Back in the old days when rock musicians took the same drugs as your grandfather, authorisation and authentication might have been very simple. You had a user name, you had a password. Most likely you had one and the same password for each and everything. Congrats if you were smarter back then. Maybe your application had a notion of a super user flag or user levels. The more advanced had a permission system but who would ever need that? Well, there will only ever be the need for 5 computers, some researchers argued back in the old days, referring to an even older, albeit questioned, quote.
Today, authentication and authorization are much more complicated. People might still log into a system by user name and password. They might need a second factor like a One Time Password right away or later to perform advanced operations like committing orders. There might be elaborate permission or role-based systems restricting what the user can do on which resources. Users might not have a local password at all but a shadow identity linked to an authentication provider like Google or Github – who are the party assuring to the app that you are in fact the person you claim to be. In an enterprise context, devices might identify their users by SSL Certificates or bearer tokens. Finally the app might have long-lived remember-me cookies separate from their short-lived session tokens/session cookies. These might be bound to specific clients. Changing browsers may put you into a situation where login by user name and password will result in a more elaborate, email-based password.
And on a completely different level you might want to to authorize REST API access to entities either linked to a specific user account or to a specific outside service. Things got elaborate, things got complicated.
Basic Definition: Authentication
Authentication is the process of identifying who is dealing with the application.
This generally involves two orthogonal questions:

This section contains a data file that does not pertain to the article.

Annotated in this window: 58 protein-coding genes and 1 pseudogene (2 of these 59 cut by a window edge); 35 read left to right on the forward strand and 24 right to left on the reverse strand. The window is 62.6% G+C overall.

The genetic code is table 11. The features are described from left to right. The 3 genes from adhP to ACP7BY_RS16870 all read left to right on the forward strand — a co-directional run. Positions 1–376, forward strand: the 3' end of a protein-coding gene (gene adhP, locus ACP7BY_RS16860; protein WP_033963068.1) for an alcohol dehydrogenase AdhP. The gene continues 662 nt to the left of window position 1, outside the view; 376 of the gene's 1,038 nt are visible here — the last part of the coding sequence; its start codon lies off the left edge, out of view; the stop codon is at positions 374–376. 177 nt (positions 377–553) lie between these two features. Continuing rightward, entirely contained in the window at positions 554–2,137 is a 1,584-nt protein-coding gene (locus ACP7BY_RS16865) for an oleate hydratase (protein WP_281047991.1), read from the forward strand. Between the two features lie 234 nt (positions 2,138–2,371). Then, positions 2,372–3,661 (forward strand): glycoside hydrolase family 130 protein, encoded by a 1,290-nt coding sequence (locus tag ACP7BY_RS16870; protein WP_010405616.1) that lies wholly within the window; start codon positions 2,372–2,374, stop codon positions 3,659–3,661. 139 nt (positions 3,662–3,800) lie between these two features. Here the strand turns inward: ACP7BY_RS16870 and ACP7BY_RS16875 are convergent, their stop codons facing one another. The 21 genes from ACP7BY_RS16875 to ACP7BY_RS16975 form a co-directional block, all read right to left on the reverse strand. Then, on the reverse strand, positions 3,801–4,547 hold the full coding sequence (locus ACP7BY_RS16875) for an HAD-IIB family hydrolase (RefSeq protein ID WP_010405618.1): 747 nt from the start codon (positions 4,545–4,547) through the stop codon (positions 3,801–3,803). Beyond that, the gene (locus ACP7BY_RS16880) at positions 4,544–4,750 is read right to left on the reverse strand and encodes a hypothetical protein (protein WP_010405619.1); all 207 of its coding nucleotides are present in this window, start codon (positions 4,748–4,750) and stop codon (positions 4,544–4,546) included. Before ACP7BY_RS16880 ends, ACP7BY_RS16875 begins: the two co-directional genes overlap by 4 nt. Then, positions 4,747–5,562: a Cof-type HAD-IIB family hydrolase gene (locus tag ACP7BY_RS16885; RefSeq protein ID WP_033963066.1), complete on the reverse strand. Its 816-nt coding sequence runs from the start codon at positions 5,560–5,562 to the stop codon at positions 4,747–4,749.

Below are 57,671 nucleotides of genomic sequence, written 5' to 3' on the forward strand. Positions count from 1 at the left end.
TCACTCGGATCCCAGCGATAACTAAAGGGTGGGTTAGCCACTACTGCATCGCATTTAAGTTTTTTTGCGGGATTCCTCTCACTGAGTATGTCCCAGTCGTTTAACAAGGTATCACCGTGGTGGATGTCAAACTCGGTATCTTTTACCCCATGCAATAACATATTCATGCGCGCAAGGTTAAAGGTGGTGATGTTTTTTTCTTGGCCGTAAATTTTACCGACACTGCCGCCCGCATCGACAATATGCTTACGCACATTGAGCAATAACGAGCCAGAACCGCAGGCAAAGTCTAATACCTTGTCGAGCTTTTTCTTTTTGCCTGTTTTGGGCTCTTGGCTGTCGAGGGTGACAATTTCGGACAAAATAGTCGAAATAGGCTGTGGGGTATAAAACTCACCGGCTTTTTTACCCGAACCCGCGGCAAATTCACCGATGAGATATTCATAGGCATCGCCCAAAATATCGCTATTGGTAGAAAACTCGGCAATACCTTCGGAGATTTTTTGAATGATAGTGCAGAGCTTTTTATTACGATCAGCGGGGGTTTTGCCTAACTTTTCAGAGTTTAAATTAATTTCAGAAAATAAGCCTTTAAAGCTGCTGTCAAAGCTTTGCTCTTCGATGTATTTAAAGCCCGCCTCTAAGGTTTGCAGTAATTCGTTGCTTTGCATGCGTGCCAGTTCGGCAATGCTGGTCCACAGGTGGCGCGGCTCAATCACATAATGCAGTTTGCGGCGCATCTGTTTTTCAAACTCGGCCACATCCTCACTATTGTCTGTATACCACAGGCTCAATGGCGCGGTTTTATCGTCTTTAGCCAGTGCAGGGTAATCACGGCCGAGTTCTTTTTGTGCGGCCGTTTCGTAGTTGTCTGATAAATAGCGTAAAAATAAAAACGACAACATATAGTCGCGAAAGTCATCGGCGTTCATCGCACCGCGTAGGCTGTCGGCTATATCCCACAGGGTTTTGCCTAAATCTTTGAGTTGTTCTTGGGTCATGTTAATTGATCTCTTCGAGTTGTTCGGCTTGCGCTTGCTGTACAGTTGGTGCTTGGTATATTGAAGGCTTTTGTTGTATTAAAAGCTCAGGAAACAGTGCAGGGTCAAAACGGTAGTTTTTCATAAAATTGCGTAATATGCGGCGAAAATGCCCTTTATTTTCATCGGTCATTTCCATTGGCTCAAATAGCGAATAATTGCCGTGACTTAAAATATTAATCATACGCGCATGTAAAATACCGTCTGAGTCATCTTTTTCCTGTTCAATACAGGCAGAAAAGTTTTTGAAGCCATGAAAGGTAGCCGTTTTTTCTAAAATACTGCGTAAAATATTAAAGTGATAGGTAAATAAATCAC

How is the authentication communicated?
This is usually achieved by presenting some evidence of authentication to the resource. Showing your passport, you might say. In a stateless API, the evidence is presented with each request. In classic HTTP Basic Authentication, the user first accesses a resource and the resource answers, “Authentication required”. Then the user agent (browser) presents the user a form to enter user name and password. The request against the resource is sent again, along with an authentication header containing the user and password in a transport-friendly envelope (BASE64 encoding) which provides no security by itself. The server will check this information and if it matches, grant access to the resource. The latter is actually authorization – see below. As far as authentication goes, presenting evidence and accepting it is the whole thing. More advanced systems may send a derivative of the actual authentication information. Digest Authentication sends a value computed from user name and password which the server knows or can check against something it knows. The server or any intruder can not deduce from that value what the actual password was. Another derivative mechanism is cookie or bearer token authentication. A new authentication credential is created, for example by sending user name and password to the server (or to a third party) only once. The credential is now sent along with each request to verify it’s you. You might need your passport or driver’s license to acquire a key to your hotel room but once you have it, the key is all you need to get in.
How authentication information is checked